Contributed by: The James Bond Movie Encyclopedia by Steven Jay Rubin

One of the major reasons why actor Sean Connery decided to leave the James Bond series after You Only Live Twice was his experience in Japan during that movie’s location filming in July and August 1966. For an actor who was rapidly tiring of the James Bond films’ long and difficult shooting schedules, the Japanese location was the proverbial last straw.

His frustration began on July 27, 1966, when Connery and his first wife, actress Diane Cilento, arrived in Tokyo and were mobbed by 007 fans. Already hugely popular in Japan, James Bond enthusiasm had increased exponentially when it was announced that the latest film would be shot practically in the Japanese fans’ own backyard.

Hundreds of journalists and photographers—virtually anyone who could carry a camera—were sent to record the six-week-long Bond invasion. The torrent of coverage began at 5:00 pm on July 27, at the Tokyo Hilton, where a hasty press conference was arranged to greet the exhausted Connery. Agent 007 appeared rumpled and bleary-eyed, minus his toupee and dressed in baggy knockabout trousers, shower sandals, and a blue shirt open at the neck to reveal his hairy chest. “Is this the way James Bond dressed?” asked one reporter, who had waited in the hotel lobby for six hours. “I’m not James Bond,” Connery replied politely. “I’m Sean Connery and I like to dress comfortably, except for formal occasions.”[1]

Sensing that an international incident was brewing unless he appeared more cordial, Connery summoned his patented Bond charm and even managed a few weak jokes about his fondness for Scotch cooking and whisky. He let the reporters inspect the tattoos on his arms—one reading Scotland Forever and the other Mother and Father—and offered some words of praise for Japanese cooking. Connery also confessed that he enjoyed the ofuro, the Japanese bath. “It’s wonderful,” he beamed, “all that splashing around after you’ve washed yourself clean, and then getting back into a deep tub of hot water. The soaking is marvelous.”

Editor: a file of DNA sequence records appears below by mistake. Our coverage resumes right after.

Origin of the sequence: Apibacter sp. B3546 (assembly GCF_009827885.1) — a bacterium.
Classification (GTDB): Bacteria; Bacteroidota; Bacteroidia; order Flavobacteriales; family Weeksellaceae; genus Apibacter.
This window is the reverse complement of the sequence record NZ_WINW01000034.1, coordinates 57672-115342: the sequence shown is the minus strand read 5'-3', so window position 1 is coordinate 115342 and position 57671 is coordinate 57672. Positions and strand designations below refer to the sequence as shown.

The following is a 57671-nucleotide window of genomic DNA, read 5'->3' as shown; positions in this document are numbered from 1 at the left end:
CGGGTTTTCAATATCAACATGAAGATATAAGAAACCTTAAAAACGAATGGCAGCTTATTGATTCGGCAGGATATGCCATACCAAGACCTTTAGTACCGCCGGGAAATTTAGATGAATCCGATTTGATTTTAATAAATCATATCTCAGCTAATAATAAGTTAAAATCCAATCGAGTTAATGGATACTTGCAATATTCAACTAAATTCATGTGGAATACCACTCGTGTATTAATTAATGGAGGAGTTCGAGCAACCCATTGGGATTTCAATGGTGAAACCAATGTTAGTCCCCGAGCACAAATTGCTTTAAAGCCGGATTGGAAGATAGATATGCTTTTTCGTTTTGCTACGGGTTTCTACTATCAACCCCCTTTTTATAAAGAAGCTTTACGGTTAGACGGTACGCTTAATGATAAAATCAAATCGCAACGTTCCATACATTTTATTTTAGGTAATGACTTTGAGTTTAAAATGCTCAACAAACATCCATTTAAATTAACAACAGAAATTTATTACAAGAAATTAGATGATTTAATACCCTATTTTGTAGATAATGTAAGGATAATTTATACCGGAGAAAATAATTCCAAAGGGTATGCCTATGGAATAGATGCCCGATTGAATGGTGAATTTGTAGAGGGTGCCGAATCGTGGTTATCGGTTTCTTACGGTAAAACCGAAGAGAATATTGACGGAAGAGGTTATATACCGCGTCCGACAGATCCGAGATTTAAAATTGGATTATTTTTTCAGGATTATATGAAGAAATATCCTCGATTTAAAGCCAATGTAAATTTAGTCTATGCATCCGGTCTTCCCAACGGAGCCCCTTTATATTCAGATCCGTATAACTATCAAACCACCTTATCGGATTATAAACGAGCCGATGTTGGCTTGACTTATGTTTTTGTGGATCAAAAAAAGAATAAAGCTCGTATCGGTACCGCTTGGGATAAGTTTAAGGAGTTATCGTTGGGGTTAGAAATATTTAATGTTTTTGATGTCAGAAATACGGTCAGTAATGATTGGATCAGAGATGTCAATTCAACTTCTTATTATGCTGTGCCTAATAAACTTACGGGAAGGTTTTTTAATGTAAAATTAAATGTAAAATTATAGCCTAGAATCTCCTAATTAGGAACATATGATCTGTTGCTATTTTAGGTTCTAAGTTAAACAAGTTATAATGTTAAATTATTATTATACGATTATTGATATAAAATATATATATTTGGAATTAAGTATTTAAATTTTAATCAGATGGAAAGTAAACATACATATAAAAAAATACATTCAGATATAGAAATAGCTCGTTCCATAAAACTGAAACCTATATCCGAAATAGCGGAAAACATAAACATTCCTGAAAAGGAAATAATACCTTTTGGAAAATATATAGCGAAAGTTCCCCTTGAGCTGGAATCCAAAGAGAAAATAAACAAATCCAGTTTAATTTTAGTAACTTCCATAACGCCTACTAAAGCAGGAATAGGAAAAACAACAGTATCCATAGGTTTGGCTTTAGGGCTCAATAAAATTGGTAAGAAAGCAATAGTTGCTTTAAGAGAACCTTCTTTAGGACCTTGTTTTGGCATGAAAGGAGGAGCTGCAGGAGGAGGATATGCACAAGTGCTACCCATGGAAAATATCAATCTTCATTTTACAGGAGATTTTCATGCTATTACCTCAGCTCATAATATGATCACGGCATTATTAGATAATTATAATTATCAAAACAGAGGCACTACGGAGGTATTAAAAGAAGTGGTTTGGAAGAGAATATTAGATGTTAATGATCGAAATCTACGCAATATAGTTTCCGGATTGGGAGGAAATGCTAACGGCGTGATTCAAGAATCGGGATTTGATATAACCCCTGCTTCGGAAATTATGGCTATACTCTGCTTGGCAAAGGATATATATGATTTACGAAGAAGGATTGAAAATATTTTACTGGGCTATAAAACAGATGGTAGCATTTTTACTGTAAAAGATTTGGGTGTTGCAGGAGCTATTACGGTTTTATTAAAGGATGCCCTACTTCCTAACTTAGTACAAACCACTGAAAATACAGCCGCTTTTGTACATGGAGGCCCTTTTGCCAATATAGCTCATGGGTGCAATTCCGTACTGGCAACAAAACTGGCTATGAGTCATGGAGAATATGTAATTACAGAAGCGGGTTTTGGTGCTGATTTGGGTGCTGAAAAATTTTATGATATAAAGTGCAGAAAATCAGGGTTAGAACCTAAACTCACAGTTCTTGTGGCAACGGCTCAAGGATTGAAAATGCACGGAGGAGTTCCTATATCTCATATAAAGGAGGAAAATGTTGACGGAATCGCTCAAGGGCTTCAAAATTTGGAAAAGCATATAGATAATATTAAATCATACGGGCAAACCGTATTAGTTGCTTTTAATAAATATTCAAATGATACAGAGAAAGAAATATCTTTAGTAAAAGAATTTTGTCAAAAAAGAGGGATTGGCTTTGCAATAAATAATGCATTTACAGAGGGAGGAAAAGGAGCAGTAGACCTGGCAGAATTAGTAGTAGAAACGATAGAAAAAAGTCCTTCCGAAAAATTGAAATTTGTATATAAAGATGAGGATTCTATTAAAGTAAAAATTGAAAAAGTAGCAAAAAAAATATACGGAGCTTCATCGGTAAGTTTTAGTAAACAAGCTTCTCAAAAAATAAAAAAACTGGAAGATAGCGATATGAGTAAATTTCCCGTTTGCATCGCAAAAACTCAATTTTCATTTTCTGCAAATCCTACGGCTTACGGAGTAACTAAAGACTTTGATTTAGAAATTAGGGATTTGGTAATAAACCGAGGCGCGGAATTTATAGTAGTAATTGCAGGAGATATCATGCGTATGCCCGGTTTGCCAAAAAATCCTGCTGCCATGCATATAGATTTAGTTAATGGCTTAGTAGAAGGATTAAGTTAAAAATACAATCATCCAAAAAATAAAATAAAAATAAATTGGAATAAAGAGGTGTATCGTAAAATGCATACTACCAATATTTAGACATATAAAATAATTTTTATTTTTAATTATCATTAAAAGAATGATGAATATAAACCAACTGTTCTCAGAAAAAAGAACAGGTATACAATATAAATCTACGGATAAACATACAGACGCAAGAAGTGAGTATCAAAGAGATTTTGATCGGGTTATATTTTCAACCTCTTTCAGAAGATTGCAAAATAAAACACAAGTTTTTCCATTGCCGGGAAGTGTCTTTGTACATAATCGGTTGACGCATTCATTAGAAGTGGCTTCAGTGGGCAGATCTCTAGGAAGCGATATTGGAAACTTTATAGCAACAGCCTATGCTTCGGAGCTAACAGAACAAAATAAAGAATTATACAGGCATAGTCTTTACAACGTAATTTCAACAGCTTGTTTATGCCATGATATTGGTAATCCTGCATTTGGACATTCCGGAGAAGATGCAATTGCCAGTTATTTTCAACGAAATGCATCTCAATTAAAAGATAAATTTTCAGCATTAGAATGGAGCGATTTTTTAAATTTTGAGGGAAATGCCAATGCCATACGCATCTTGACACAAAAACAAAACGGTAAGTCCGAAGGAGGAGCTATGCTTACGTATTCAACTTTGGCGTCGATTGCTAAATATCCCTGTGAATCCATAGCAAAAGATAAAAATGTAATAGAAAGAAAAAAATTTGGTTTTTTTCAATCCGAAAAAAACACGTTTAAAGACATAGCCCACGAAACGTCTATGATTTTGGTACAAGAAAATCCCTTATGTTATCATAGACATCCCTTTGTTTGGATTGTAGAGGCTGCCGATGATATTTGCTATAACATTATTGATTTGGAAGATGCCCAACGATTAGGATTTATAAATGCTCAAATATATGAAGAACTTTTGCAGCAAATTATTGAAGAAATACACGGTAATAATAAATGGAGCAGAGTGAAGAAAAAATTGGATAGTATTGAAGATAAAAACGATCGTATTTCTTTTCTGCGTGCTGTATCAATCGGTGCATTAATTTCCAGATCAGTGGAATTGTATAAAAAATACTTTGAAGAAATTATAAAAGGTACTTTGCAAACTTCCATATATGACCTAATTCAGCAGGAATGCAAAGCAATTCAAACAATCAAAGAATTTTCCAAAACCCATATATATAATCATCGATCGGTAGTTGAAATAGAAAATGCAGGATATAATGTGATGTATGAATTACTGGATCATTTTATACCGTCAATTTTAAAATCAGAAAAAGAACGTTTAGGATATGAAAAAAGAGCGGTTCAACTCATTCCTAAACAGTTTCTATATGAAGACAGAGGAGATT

After about twenty minutes of good-natured discussion, everyone was smiling, even publicist Tom Carlile, who had been nervous about the awesome crowd of camera-clicking reporters. And then the bombshell was dropped.

A reporter asked, “What do you think of Japanese women?” Connery thought for a second, according to a reporter from Asian Adventure who attended the press conference, and then smiled, answering the question honestly—if not diplomatically. “Japanese women are just not sexy,” he said. “This is even more so when they hide their figures by wearing those roomy kimonos.”

After Connery’s comment, the Asian Adventure reporter related, “There was a rather strained silence in the room. . . . National pride was aroused.” To avoid a confrontation, Carlile, the quick-witted PR pro, stepped in, asking the crowd’s indulgence so that Connery could get some rest after the long jet flight from London. Connery offered to pose once more for the cameras, then retired to his room.

The press conference was a bad omen, and it only led to more press scrutiny on You Only Live Twice. During the six weeks of filming in Japan, reporters were everywhere—hiding behind fences, hanging from trees, lurking in restrooms—all armed with cameras and ready to capture their own private scoop. Such coverage made the film front-page news for weeks, and at times put the Eon Productions crew under a microscope.

When a stuntman mistimed his throw and catapulted a steel dart into the wall of historic Himeji Castle, it seemed that every paper in Japan got wind of it. Official protests were lodged, the Eon crew was banned from the castle grounds—where the ninja training was being shot—and it was only after a judicious amount of apologizing and repeated offers to pay for any damages that the crew was once more permitted inside the grounds of the historic fortress.

Filming on the streets of Tokyo was at times impossible. No sooner would director Lewis Gilbert’s hidden camera begin recording Connery’s progress than the actor would be mobbed by fans. After location filming was completed in Japan, Connery returned to London to finish the picture. However, the seeds of discontent were already sown. After 1967, producers Albert R. Broccoli and Harry Saltzman would be looking for a new actor to play Bond.

[1] Andy Adams, “Bond Kicks Up a Furore in Japan,” Asian Adventure, August 1967.


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